[00:19:29] Speaker A: So your story about Ray made me want to ask you what are some stories you have?
I don't want to say like nightmares with artists and stuff, but what are some interesting stories about mistakes that artists have made when they've been trying to book or ones that have booked in a mistake they made while performing. Just anything that sticks out.
[00:19:51] Speaker B: I don't know if you call it mistakes. I've worked with a lot of different artists over the years, so I guess they're not mistakes.
And I do have a lot of funny story. I don't know how many are appropriate. I don't know who this podcast goes to, but I could tell mean I have a lot of them.
The original Crowbar that was in State College, we had one time we were doing a show with Joan Jett and the black Arts and she showed up for her set and walks in, goes into the green room. And when she got in there, there was this special Haagendas ice cream that was on her rider. And she was like, it's not in there. I'm not going on stage until I get my ice cream. So she went back on her bus. We were all like, oh, my god, what the heck? So we sent this poor kid, Joe Kluber out to go find this ice cream. And he ended up driving around State College, Pennsylvania for about 45 minutes trying to find this ice cream. He finally found it, comes back, we got the ice cream. She gets off her bus, looks, picks up the ice cream, sees that we have it, put it back down, goes on stage, and now she went on an hour later than she's supposed. You know, the crowds had been waiting. They're not happy. There's a thousand people.
Gets up there, does her set, goes back off stage, goes right back to her bus. Never even touched the ice cream after all of that. Didn't even touch it. And this poor kid, he ate the ice cream himself. I was like, Joey, eat the ice cream yourself. You did this so weird. We had a situation one time with Insane Clown Posse that they performed at that same venue.
And they come in the night before, and they ran up a big bar tab, and we're drinking. So all your bartenders out there, no matter who it is, get their credit card first. They ran up this enormous bar tab, and then afterwards they got done drinking. And they says, oh, by the way, your stage doesn't fit the contract requirements. We're not going to play tomorrow. And they went and got back on their tour bus. And so I was the floor supervisor at the time. I said to my general manager, what are we supposed to do? He says, well, they're not going to leave till tomorrow. I'm going to talk to them. We're going to try to sort it out. So the next day, I come back in, and the bus is gone. I said to my general mayor, I said, well, what happened? He says, well, they said they refused to play. I didn't know what else to do.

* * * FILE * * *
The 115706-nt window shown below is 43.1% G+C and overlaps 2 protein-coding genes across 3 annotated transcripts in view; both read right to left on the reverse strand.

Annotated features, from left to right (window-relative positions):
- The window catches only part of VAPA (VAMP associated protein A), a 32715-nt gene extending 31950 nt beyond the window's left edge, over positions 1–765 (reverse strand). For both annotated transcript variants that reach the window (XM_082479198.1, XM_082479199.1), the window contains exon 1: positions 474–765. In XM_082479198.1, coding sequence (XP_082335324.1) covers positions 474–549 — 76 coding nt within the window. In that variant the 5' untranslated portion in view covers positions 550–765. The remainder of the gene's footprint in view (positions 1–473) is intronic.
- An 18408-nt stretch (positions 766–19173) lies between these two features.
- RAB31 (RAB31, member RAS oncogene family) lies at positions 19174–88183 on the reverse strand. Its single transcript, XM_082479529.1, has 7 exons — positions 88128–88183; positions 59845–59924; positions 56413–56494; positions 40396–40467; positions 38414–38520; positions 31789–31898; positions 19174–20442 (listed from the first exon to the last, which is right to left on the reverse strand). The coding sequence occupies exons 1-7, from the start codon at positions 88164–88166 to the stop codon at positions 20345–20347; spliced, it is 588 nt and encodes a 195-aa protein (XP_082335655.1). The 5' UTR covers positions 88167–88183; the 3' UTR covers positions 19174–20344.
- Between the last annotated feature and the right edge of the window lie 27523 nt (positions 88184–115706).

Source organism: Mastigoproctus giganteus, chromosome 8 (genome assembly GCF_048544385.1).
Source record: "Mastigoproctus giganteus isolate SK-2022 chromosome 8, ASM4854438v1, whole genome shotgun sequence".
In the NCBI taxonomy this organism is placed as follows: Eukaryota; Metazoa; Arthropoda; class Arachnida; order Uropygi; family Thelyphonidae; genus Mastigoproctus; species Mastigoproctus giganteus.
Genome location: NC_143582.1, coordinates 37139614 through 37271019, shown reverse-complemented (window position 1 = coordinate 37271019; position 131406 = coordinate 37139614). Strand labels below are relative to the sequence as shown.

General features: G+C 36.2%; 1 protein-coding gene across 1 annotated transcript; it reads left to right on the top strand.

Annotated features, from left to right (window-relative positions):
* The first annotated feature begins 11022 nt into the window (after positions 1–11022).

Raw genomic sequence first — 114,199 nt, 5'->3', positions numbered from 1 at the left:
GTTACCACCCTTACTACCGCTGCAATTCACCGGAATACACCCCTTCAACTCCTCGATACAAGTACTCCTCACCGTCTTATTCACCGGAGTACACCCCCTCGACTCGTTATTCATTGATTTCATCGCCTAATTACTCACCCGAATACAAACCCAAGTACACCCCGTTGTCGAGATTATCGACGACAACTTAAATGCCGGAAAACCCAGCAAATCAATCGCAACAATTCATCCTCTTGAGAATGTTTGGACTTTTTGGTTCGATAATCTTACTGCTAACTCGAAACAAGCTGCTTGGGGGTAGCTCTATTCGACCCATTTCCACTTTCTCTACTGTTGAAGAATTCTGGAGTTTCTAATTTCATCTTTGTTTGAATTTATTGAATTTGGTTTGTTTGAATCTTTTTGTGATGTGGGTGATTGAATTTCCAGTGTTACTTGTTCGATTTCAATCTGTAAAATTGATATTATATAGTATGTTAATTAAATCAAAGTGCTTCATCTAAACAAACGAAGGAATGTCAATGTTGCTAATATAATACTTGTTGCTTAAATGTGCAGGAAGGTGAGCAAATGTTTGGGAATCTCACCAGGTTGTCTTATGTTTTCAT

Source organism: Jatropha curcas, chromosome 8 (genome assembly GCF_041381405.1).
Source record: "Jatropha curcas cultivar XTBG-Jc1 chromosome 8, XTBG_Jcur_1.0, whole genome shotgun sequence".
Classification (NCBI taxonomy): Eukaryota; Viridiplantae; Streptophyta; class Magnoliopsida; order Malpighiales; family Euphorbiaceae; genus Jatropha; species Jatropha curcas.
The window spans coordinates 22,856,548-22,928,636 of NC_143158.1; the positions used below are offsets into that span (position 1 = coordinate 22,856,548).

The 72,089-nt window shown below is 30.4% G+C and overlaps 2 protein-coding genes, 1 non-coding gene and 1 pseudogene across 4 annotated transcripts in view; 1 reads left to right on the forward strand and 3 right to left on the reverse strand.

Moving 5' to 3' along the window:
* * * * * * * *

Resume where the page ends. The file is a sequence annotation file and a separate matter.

You're just going to have to at the door, just explain to people that their tickets are refundable, and then they're not going to reform or perform. And I don't know if you know anything about Insane Clown Posse, but their fans are absolutely crazy. So I'm sitting there. I'm thinking, this is bullshit.
My GM ended up not even being there that night. He had disappeared somewhere. So I was sitting there with myself and one of the other security guards. We were the only two people there. There's a line all the way around the block. And I ended up seeing the contract. This is not a good story for anybody looking about the industry, by the way. This is just a funny story that's very funny and very bad. But anyway, I found the contract on the desk. This is a long time ago, by the way. This is still when people use Payphones and stuff. And so I found the contract, and I found a tour manager's name on the contract. I wrote a sign at the front door and said, I'm very sorry. Insane Clown Posse is not going to be here tonight. We're upset about it. It was well, if you have any questions, you should call this number. This is their tour manager. I'm sure he'd be happy to hear from you.
But yeah. So everybody went right to the corner, and they're on the cell phones. Well, within probably five minutes, the phone right next to the front door is ringing. Hello, Crowbar. This is so and so with Insane Clown posse. I don't know. And I can't say exactly what he was saying, because once again, I don't know what kind of podcast this is, but he was very angry. And he's telling me I think it was something like, we are 30,000 strong. We will burn your place to the ground. Because their whole thing was that they were supposed to be, like, basically gangbangers. And the reason why they painted their face like clowns was because their identity couldn't be known, which very well could be true. I don't know. But yeah, anyway, he was really mad, and I would just kept on saying him, oh, I'm sorry, I got a bad connection. I can't hear you. And I would hang up on him. But yeah, that was a funny one.